Meanwhile, the early years of the 19th century were difficult ones. The Scottish economy was experiencing a recession, the weather was poor and, if Robert was a farm labourer, wages were low. Many families in lowlands Scotland, especially in Lanarkshire and Renfrewshire, were dependent on charity for survival. The government began offering assistance with travel costs to people who wanted to relocate to Canada. Perhaps Robert decided to take them up on the offer. The Stobo family left Lanarkshire in the spring of 1824.
The Stobos were one of the first families from Lanarkshire to arrive in Scarborough Township, settling on a piece of land near the Scarborough Bluffs overlooking Lake Ontario. Daughter Elizabeth and her family followed them to Scarborough six years later.
Robert Stobo was 60 when he started his new life in Canada, and his wife was 61. Several of their children were already adults, so some family members remained in Scotland while others left. According to “The Stobo Family: Scarborough, 1824 –“ (see note below) their children were:
Elizabeth, b. 25 June 1790; m. Robt Hamilton 15 April 1816, Stonehouse; d. 15 April, 1853, Scarborough. They had six children, the youngest of whom, James Hamilton, was my great-grandfather.
Janet b. 3 March, 1792, m. Coppy, d. 30 April 1816. Her birth in Braehead, Avondale parish, is included on Scotland’s People, but I have not confirmed her marriage or her death.
Barbara, christened 14 March 1794, Dalserf parish; m. Borwick. The marriage information comes from The Stobo Family manuscript. Two genealogy entries on Familysearch.org say Barbara married Thomas Borwick, 22 October 1832, Scarborough Township.
James, b. 7 Feb. 1896, m. Jean Muir, Scotland. His date of birth is confirmed in Lesmahagow parish on Scotland’s People. Ancestry.ca lists James Stobo m. Jean Muir, June 1827, Culter, Lanark.
Robert, b. 3 Feb 1798, according to The Stobo Family manuscript, however, I have not found a church record of his baptism. According to The Stobo Family manuscript and a letter from William McCowan in Lesmahagow to his nephew Robert McCowan in Scarborough, dated 9 March, 1836, Robert Stobo jr. was probably lost at sea.
Helen, b. 6 February 1800, m. 1. James Stobo of Bog, m. 2. Neil McNeil. Her baptism in Lesmahagow is listed on Scotland’s People. Her marriage, 6 April 1823, to James Stobo, Stonehouse, and her marriage to Neil McNeil, 1 Sept. 1839, Stonehouse, are listed on Ancestry.ca. According to The Stobo Family, she had four sons, three whom remained in Scotland.
Margaret, b. 10 May 1805; m. Adam Carmichael. While her birth is recorded in the old parish records of Lesmahagow, I did not find a marriage record. The Stobo Family manuscript says she and Adam had several children. More research is needed.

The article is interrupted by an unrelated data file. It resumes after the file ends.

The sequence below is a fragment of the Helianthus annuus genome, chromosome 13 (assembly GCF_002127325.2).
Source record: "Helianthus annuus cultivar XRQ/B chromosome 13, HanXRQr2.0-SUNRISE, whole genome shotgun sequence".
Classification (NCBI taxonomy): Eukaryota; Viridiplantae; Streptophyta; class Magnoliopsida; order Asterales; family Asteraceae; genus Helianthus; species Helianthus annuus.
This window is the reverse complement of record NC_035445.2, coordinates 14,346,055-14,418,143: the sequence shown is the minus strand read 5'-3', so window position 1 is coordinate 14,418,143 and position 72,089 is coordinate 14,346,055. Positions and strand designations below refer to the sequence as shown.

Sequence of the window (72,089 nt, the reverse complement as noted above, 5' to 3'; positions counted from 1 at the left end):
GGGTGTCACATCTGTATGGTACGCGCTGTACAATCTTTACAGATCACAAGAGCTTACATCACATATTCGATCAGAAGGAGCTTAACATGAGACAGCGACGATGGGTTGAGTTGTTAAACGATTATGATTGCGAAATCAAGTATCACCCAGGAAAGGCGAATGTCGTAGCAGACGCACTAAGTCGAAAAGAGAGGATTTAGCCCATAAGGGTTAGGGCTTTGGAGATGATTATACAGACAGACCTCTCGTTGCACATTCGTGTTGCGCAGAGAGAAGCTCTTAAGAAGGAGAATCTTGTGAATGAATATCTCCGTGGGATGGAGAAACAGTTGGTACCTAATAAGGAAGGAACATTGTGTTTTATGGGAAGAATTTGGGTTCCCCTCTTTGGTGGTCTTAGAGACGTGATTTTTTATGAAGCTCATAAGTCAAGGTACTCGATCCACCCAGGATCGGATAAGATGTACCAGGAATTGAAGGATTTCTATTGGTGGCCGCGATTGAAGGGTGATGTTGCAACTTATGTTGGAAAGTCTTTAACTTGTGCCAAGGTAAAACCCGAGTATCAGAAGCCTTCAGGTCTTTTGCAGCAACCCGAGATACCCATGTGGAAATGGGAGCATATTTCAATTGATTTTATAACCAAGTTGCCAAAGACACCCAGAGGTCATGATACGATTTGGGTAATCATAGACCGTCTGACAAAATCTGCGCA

Jean (Jane) b. 10 July 1807, Lesmahagow; m. 25 April 1834 Archibald Glendinning, Scarborough; d. 2 Sept, 1893, Scarborough. Archibald was a well-known farmer and merchant in Scarborough, and they had a large family.
John, b. 18 May 1811, Lesmahagow; m. 12 July 1836, Scarborough, Frances Chester; d. 16 May 1889, Scarborough. John was a farmer and had a large family.
From Lesmahagow to Scarborough, http://writinguptheancestors.blogspot.ca/2013/12/from-lesmahagow-to-scarborough.html, posted Dec. 13, 2013, revised Dec. 27, 2016
The Glendinnings of Westerkirk, http://writinguptheancestors.blogspot.ca/2016/12/the-glendinnings-of-westerkirk.html, posted Dec.3, 2016
The Missing Gravestone of Robert Hamilton and Janet Renwick, http://writinguptheancestors.blogspot.ca/2015/10/the-missing-gravestone-of-robert.htmlposted Oct. 28, 2015, revised Dec. 27, 2016
Notes and sources
“The Stobo Family: Scarborough, 1824 –“ is a typed family tree manuscript by Stobo descendant Margaret Oke. It can be found in the Ontario Genealogical Society collection housed at the Toronto Reference Library. Mrs. Oke said the references used were family recollections, family bibles and census records in the National Archives (now Library and Archives Canada.) This document was originally prepared by Miss Ethel Glendenning (1880-1976), who was a United Church missionary in India for many years. Miss Glendenning gave it to Miss Marjorie Paterson (1901-1980), and Mrs. Oke transcribed it in 1986. I have used this tree as a starting point, checking the names and dates it gives with other sources including the Scotland’s People website, Ancestry.ca, and Familysearch.org.
The Stobo Family says Robert senior’s date of birth was 16 July 1764. Scotland’s People lists two Robert Stobos born in Avondale in 1764: one is the above individual, son of James, and the other was born 5 October 1764, son of Robert, but both index listings lead to the same image: son of James, born in July. The Stobo Family manuscript has proved accurate in all the dates I was able to verify, so the July date is probably correct.
I have not been able to find any information on Robert’s wife Elizabeth. The name Hamilton was very common in Lanarkshire.
This article is also posted on writinguptheancestors.blogspot.ca